University-led higher education for paramedics has been in place for over 20 years, with students in these programs required to complete supervised clinical placements with an experienced paramedic mentor. This investigation aims to establish whether the non-rotation of paramedic students between paramedic mentors while on ambulance-based placements aids or hinders the undergraduate paramedic student’s development of competencies.
Purposive and convenience sampling methods were used, with semi-structured group interviews conducted with second year undergraduate paramedic students for data collection. Thematic analysis was used to draw meaning from the collected data.
Five key themes emerged from within the data. Students reported difficulties in maintaining relationships with their assigned mentors, particularly in situations where conflicting schedules and role changes necessitated frequent rotation between mentors. Students reported feeling there was great variety in the way competency-based learning is managed by paramedic mentors, leading to inconsistencies in assessment. Students also described comparing their own personality and clinical practice against mentors, in order to self-identify more appropriate mentors during the placements.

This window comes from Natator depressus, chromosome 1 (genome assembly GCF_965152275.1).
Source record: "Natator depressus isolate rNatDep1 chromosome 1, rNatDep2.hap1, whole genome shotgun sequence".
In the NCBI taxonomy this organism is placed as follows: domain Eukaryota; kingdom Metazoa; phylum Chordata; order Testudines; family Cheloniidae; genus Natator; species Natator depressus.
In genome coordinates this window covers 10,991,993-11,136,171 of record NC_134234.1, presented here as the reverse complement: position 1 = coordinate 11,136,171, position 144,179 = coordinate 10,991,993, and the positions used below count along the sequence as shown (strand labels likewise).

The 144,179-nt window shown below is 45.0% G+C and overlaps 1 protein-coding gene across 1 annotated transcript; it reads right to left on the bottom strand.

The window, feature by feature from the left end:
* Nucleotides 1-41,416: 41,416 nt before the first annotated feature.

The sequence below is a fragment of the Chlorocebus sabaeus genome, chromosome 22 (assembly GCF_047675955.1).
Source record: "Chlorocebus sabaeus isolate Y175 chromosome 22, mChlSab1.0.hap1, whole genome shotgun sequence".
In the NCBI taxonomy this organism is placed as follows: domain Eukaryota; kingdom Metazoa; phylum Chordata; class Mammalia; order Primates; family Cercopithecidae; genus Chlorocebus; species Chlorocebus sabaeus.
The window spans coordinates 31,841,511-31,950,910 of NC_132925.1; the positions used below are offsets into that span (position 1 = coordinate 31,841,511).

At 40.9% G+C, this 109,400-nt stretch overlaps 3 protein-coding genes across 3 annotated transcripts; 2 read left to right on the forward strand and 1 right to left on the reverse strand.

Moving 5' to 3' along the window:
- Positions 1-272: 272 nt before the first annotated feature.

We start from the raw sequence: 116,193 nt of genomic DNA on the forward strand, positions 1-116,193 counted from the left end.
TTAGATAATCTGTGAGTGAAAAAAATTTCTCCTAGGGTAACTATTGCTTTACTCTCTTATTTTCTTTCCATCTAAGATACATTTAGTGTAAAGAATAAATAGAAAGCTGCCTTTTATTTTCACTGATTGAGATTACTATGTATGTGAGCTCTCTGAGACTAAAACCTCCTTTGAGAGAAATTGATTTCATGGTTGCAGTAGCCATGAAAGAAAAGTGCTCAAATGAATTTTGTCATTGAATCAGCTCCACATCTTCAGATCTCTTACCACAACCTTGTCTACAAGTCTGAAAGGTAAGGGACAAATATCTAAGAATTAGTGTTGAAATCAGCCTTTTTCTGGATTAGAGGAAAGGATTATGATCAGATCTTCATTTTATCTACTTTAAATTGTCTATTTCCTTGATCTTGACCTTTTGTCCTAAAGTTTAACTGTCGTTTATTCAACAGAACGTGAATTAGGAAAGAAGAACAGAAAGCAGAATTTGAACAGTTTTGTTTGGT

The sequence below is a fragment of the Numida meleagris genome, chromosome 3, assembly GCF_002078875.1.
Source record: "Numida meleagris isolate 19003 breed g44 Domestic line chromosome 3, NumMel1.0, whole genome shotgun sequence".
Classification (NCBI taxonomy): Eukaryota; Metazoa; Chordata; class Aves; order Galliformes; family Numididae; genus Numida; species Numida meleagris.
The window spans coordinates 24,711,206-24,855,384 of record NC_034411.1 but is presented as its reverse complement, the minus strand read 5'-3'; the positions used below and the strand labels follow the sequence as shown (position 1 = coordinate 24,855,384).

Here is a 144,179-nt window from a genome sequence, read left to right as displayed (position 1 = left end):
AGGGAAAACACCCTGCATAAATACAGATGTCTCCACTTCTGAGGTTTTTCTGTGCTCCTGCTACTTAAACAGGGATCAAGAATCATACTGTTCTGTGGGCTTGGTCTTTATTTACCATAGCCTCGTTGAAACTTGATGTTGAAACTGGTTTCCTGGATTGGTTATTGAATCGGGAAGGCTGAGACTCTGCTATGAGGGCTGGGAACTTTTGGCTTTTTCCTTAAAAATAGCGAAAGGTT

This research provides an initial insight into how paramedic students perceive the effects of non-rotational ambulance-based placements on the development of competencies. Based on the findings of this research it is not possible to draw firm conclusions as to whether the non-rotation of ambulance-based placements aids or hinders undergraduate student paramedics’ development of competencies. Further research is required in this area across a variety of settings in order to understand the applicability of these results.
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